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Test Act,1673, English statute that excluded from public office (both military and civil) all those who refused to take the oaths of allegiance and supremacy, who refused to receive the communion according to the rites of the Church of England, or who refused to renounce belief in the Roman Catholic doctrine of transubstantiation. Although directed primarily against Roman Catholics, it also excluded Protestant nonconformists. In 1678 it was extended to members of Parliament. The law was modified by the Act of Toleration of 1689, which enabled most non-Catholics to qualify. However, some Protestants did not conform and were disqualified from office until the repeal of the act at the time of Catholic EmancipationCatholic Emancipation,
term applied to the process by which Roman Catholics in the British Isles were relieved in the late 18th and early 19th cent. of civil disabilities.
..... Click the link for more information. . See Penal LawsPenal Laws,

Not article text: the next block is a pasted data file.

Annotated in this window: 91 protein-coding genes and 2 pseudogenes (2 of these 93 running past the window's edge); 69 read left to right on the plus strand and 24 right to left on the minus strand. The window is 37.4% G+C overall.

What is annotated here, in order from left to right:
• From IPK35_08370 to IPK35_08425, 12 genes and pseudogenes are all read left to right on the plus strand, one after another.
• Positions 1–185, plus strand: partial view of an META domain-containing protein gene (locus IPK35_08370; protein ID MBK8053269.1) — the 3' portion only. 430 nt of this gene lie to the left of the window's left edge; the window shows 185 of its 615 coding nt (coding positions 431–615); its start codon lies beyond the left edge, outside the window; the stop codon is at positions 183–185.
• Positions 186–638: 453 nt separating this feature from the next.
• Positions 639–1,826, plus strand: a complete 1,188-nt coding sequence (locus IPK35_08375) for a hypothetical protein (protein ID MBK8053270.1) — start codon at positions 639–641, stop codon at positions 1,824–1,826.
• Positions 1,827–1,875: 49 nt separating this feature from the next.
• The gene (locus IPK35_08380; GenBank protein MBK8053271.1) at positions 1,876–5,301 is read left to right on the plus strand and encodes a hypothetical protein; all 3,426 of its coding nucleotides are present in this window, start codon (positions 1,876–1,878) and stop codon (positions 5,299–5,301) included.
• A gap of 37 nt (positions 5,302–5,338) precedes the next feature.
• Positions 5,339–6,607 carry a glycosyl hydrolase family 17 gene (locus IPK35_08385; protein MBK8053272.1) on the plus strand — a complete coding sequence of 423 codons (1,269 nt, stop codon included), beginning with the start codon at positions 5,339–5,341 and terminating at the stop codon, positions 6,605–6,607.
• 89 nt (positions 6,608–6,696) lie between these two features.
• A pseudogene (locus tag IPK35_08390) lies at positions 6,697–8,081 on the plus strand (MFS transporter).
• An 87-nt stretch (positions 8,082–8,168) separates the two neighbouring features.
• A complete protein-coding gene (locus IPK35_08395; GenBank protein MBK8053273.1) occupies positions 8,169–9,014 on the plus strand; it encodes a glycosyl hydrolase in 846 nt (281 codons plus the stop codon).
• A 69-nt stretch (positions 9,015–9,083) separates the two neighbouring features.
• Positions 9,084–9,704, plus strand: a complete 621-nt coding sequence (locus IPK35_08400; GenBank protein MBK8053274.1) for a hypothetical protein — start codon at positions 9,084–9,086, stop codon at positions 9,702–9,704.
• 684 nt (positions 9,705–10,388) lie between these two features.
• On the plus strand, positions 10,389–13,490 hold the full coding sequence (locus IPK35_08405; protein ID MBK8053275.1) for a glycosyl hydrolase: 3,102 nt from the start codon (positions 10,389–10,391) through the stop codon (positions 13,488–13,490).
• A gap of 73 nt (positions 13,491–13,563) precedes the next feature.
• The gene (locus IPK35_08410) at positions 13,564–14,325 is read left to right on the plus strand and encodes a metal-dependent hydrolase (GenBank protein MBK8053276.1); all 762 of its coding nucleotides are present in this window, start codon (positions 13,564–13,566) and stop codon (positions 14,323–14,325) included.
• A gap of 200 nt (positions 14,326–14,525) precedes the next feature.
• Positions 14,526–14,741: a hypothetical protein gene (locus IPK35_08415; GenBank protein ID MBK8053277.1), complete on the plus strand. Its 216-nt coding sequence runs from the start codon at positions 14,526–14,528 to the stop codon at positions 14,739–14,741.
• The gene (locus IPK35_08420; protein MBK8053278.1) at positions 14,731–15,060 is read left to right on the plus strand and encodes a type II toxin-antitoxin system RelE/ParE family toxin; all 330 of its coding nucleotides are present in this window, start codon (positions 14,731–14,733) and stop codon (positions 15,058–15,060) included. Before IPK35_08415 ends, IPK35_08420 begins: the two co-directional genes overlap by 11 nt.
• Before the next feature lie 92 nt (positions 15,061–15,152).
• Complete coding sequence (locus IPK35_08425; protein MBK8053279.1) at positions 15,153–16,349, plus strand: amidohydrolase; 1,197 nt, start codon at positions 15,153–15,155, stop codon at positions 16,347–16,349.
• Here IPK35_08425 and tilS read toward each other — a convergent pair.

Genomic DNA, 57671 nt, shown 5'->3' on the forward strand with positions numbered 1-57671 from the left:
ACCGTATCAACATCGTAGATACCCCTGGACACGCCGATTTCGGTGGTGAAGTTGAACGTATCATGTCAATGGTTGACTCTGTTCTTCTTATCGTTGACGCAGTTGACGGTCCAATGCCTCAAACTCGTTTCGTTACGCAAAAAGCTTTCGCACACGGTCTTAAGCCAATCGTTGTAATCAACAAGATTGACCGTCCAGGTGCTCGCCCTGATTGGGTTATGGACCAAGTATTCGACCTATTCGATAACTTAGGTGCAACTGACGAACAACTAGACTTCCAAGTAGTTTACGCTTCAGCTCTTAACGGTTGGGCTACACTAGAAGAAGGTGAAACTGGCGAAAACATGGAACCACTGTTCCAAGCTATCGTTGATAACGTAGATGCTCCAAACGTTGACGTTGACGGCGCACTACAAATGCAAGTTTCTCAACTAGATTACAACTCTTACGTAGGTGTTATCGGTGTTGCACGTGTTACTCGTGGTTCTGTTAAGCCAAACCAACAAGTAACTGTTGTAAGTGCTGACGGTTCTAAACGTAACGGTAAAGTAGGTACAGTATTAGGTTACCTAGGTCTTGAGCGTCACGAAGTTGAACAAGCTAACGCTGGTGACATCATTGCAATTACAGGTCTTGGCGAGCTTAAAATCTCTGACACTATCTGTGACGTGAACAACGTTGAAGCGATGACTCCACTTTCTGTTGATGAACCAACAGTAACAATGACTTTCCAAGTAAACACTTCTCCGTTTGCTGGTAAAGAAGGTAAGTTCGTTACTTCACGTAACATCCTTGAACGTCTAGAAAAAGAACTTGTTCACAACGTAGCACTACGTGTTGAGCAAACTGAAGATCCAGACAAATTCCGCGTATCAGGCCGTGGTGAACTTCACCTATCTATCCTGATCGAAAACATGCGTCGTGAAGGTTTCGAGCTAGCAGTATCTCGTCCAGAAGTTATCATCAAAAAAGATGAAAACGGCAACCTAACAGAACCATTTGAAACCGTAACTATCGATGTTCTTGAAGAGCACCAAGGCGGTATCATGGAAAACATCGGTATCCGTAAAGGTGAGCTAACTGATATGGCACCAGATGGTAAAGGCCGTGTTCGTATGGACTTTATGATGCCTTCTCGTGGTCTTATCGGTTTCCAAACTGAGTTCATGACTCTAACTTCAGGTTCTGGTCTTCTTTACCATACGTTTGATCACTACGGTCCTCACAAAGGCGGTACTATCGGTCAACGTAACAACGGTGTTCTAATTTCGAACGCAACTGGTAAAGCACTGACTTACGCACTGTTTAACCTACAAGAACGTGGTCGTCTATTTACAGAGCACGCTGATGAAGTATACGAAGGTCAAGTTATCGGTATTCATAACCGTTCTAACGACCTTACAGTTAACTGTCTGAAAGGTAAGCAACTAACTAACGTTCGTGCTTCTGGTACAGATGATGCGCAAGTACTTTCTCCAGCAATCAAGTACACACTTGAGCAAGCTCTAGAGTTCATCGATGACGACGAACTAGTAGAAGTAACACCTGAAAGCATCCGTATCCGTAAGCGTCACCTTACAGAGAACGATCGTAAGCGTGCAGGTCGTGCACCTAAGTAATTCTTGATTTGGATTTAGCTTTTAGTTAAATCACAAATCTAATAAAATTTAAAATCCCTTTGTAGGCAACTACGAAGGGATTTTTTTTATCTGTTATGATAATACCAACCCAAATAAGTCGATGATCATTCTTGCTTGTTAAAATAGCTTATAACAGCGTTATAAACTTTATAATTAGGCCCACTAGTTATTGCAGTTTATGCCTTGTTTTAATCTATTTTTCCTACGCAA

in English and Irish history, term generally applied to the body of discriminatory and oppressive legislation directed chiefly against Roman Catholics but also against Protestant nonconformists.
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a law enacted by Parliament in England in 1673. It required that all those holding or wishing to hold public office take an oath according to the rites of the English church and renounce Catholic dogma. The Test Act annulled the Declaration of Indulgence issued by Charles II in 1672. The declaration had been considered by the opposition bourgeois nobility to be a step toward the restoration of Catholicism, which was the instrument of the feudal absolutist reaction in the country. The Test Act was annulled by the Declarations of Indulgence issued by James II in 1687 and 1688, but its provisions were partially restored after the revolution of 1688–89 by the Act of Toleration of 1689.